was seen to scratch the sky. The ironclad pattern of stars
did absolutely nothing to persuade the writer to be optimistic
that his new pen would offer up even a single unique story.
Wagging his head he spit at the earth the cold spit of despair.
As a last resort, he took the empty fountain pen from the bag
and looking straight up at the brilliant stillness of the heavens
he connected a handful of the dots, creating the figure of a goat,
the very thinnest moon imaginable lodged tightly in its stomach.


There was this elephant, a bull, who suffered from insomnia.
After nights of not sleeping, this elephant would find himself
at the edge of the town and there he would stand, transfixed
by aromas that would activate in him titanic fits of hunger.
Unable to satisfy this hunger, eventually the elephant would
meander over to the cemetery, where, in all likelihood, the
old gravedigger could be found working in the cool of dark
by the wavering light of a single torch. Well aware
of the nearness of his own death, the old man could be heard
mumbling grim sentences into the opening of the earth.
He would swear at himself too, at how foolhardy he had
often been in making his way through this tantalizing world.
He’d bemoan the bitter loss of loved ones; yet at the same time
he wished only to be left alone so that he might embrace
the unceremonious bliss of dying in peace. His death should be
as inconsequential as that of a moth dying in a cold mist.
He was old, and because he was old he was tired of being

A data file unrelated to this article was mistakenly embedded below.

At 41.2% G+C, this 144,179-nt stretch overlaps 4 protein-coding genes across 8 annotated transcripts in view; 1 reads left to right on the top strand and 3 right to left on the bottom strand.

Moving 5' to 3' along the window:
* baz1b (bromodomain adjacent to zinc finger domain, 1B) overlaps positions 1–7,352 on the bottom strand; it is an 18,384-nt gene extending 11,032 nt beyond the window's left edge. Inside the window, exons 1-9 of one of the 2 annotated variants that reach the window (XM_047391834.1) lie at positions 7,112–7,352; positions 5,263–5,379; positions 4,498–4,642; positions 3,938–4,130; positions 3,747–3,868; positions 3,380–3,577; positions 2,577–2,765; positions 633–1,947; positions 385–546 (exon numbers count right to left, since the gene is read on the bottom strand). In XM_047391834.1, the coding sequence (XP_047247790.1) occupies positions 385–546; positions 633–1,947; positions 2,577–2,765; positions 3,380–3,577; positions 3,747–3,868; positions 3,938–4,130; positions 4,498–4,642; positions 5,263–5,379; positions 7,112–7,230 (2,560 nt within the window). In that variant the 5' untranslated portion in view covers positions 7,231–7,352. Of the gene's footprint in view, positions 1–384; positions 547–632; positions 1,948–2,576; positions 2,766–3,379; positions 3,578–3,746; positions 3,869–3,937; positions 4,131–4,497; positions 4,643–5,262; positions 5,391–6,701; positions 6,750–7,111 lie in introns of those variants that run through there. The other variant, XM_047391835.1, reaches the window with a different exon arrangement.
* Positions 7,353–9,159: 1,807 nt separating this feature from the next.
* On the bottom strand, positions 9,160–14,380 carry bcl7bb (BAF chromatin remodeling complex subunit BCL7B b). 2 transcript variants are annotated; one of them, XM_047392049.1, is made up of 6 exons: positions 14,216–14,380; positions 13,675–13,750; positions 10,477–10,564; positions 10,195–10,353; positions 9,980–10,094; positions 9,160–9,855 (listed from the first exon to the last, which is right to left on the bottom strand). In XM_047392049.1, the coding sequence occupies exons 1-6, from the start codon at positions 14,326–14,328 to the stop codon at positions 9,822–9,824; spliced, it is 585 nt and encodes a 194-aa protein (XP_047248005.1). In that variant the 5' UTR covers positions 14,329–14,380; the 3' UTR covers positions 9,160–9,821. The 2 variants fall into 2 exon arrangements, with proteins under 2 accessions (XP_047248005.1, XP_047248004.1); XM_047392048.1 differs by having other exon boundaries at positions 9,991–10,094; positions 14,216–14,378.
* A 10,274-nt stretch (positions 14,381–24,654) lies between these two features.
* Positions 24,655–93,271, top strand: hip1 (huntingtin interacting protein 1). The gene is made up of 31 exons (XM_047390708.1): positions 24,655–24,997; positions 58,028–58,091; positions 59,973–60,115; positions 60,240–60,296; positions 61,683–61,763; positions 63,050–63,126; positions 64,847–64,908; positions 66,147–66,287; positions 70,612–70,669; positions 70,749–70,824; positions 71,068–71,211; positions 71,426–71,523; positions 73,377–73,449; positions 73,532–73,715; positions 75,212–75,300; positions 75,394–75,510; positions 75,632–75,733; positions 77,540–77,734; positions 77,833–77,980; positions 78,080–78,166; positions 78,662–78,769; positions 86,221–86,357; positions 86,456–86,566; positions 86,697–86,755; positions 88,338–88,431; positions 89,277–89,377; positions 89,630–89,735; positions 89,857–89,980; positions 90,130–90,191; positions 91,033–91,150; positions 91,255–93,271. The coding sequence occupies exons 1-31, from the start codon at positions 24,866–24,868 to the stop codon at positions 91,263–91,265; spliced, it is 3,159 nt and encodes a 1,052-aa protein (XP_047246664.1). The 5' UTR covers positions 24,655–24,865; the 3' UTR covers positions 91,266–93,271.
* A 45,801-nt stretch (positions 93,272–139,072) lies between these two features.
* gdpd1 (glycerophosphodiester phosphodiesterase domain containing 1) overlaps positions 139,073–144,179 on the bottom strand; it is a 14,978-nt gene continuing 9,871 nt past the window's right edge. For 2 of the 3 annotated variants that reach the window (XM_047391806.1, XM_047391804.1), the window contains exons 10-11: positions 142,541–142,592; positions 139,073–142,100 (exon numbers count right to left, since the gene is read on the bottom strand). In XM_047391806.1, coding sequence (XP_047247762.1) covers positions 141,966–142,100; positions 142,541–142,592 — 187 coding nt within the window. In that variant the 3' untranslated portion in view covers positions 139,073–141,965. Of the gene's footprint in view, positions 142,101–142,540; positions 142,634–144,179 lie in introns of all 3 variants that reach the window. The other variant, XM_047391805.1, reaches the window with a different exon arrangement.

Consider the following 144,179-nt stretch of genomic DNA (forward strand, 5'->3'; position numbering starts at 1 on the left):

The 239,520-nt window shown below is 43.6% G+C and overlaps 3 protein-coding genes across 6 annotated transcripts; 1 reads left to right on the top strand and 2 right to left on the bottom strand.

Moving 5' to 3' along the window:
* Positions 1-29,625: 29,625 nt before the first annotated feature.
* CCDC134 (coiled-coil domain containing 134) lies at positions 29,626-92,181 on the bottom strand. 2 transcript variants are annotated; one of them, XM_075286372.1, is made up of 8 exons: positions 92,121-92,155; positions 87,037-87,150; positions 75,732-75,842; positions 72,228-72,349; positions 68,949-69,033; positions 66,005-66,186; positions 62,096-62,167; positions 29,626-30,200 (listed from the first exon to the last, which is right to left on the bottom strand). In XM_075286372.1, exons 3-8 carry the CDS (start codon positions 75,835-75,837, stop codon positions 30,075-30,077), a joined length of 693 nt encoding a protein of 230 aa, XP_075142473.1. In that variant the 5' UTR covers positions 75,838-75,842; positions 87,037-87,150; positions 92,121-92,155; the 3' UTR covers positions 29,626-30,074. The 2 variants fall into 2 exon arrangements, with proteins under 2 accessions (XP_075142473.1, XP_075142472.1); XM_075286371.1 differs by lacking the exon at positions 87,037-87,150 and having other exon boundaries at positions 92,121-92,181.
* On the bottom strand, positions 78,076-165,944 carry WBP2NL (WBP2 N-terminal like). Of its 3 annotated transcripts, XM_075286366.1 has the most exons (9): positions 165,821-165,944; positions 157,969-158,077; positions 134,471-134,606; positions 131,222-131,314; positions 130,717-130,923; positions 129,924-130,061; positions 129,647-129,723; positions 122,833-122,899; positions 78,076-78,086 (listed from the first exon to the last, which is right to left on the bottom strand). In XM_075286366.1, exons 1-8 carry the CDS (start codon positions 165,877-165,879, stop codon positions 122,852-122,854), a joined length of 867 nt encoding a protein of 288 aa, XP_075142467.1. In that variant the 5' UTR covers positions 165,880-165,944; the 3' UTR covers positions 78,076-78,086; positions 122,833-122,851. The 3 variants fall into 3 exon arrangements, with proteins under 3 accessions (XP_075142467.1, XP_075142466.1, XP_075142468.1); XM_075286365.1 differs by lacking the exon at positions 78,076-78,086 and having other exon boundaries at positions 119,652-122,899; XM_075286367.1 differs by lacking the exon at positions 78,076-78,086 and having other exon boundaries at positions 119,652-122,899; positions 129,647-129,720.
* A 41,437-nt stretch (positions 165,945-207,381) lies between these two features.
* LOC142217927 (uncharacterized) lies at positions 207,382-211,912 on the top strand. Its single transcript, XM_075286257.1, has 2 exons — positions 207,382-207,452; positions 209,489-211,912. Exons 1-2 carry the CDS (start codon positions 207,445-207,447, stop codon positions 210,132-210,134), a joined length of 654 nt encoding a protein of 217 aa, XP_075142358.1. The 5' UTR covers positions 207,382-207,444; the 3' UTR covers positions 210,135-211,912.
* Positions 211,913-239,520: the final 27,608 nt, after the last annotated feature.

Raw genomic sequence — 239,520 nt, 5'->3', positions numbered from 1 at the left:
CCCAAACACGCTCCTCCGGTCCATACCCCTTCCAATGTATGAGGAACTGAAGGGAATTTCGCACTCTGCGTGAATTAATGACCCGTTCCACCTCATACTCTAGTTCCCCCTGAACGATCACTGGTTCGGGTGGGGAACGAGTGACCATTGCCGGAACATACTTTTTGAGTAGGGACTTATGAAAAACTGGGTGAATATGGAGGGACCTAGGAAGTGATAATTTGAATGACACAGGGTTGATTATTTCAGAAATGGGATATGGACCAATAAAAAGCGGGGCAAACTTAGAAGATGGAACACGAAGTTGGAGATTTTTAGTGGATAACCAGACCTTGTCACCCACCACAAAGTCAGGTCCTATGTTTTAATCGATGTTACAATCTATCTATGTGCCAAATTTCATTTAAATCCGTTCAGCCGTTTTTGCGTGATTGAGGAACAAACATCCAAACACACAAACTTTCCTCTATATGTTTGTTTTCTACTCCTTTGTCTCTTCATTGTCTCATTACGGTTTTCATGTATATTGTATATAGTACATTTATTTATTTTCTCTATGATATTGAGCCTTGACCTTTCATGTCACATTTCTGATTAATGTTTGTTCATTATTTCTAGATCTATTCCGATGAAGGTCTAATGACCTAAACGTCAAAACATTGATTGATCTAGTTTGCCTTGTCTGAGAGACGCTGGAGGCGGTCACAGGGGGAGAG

invisible to the young, of aching bones, of trimming his
wiry beard, of praying to a deaf god, of getting drunk on
cheap wine, of being incapable of loving yet another woman,
of taking his teeth out, of putting them back in, of fearing
the panther in the garden, of hoping he’d mistake dying
for simply falling asleep. As he labored the gravedigger
would keep an eye on the elephant, trying to understand
what was going on in such an gigantic, gray, slow-moving head.
Did the elephant think that the man was digging his own grave
because he intended to commit suicide, only to back away
from this naked act of despair at the very last moment?
Or maybe the elephant thought the man was stealing soil
to take home to enrich his garden, to encourage new growth
instead of leaving the soil where its only role was to embosom
the dead. Or might the elephant suspect that the man was
digging up money he had hidden when being chased by the law
and now he needed this money in order to run off to America
to finally fulfill his dream of opening a French restaurant?
Having sized up the elephant, the gravedigger was relieved
that he did not have to dig graves for the likes of such a creature.
Although, with careful consideration, he had estimated that
he could get the job done in one night of nonstop digging.
As for the elephant, he could not begin to conceive of
being forced to sleep eternally in the dark of the earth.
Even though he was aware that his flesh would end up
in places like the belly of the vulture, still, he found
comfort in the fact that his bones would be left behind
as monument to the years of struggle he had waged.
Whenever the elephant grew bored with the digging,
he would go off elsewhere in search of distractions.
He would stop at the motel at the edge of town and
drink water from its swimming pool. Many a night